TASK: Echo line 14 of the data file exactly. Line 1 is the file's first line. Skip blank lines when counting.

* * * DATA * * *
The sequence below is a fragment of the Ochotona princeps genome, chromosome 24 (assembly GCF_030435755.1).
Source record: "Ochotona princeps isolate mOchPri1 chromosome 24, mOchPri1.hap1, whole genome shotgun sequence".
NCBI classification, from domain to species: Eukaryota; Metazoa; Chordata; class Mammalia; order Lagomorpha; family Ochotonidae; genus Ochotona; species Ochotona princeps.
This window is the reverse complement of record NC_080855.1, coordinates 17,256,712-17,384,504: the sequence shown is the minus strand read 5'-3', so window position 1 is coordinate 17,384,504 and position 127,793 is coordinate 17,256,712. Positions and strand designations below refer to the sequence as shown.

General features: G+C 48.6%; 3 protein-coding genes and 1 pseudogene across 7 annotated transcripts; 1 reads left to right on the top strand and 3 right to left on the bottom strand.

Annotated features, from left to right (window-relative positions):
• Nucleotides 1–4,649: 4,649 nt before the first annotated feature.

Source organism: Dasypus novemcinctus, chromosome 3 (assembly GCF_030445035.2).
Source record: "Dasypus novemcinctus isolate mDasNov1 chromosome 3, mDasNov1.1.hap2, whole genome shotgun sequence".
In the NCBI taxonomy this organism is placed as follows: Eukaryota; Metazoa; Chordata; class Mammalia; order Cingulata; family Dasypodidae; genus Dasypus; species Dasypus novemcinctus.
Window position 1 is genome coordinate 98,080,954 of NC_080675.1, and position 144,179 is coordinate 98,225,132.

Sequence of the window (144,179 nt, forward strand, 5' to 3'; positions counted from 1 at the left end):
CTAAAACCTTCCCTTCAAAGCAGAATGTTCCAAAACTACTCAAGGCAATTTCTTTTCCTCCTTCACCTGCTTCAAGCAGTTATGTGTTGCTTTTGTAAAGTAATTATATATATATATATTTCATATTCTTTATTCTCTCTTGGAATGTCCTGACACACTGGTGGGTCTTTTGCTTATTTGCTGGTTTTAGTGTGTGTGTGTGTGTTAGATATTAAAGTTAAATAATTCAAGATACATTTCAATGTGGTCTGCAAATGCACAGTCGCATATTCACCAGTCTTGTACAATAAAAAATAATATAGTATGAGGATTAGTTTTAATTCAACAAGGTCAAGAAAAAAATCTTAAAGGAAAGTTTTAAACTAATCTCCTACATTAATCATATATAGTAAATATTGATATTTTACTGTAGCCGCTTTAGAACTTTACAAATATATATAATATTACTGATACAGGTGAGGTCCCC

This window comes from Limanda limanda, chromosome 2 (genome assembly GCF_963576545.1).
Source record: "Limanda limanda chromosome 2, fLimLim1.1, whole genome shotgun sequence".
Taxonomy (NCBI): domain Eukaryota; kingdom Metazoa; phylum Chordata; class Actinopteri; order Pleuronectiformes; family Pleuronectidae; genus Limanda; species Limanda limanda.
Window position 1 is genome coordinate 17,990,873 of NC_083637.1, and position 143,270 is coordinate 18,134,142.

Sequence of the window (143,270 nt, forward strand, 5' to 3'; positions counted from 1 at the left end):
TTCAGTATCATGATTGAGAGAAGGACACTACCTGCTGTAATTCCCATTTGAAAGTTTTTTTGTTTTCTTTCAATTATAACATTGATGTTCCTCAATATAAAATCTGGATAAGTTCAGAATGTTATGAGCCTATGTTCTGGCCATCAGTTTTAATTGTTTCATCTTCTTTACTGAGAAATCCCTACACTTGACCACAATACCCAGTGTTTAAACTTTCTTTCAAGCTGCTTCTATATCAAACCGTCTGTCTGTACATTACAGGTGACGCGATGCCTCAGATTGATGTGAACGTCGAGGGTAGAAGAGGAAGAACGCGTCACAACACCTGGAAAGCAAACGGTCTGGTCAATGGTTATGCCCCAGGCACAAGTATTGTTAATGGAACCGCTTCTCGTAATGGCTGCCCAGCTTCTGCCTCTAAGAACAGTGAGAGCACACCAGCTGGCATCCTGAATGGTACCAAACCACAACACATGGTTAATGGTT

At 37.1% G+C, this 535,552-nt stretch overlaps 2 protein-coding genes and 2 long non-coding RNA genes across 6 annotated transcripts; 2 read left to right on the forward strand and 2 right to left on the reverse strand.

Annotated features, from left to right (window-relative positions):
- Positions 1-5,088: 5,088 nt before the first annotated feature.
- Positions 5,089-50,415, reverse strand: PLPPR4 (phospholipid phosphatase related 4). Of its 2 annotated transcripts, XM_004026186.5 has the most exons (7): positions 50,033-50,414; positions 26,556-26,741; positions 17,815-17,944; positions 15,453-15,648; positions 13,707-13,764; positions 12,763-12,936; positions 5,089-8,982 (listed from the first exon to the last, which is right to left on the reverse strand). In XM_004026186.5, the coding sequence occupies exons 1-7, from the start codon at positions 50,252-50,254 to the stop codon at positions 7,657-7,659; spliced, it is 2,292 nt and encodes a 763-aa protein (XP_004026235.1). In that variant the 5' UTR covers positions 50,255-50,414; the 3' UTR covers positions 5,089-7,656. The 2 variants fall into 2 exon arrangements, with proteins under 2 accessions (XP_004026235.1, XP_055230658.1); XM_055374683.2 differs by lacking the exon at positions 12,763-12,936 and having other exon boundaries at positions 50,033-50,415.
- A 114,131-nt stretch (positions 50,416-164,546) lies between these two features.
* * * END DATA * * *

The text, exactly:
This window comes from Limanda limanda, chromosome 2 (genome assembly GCF_963576545.1).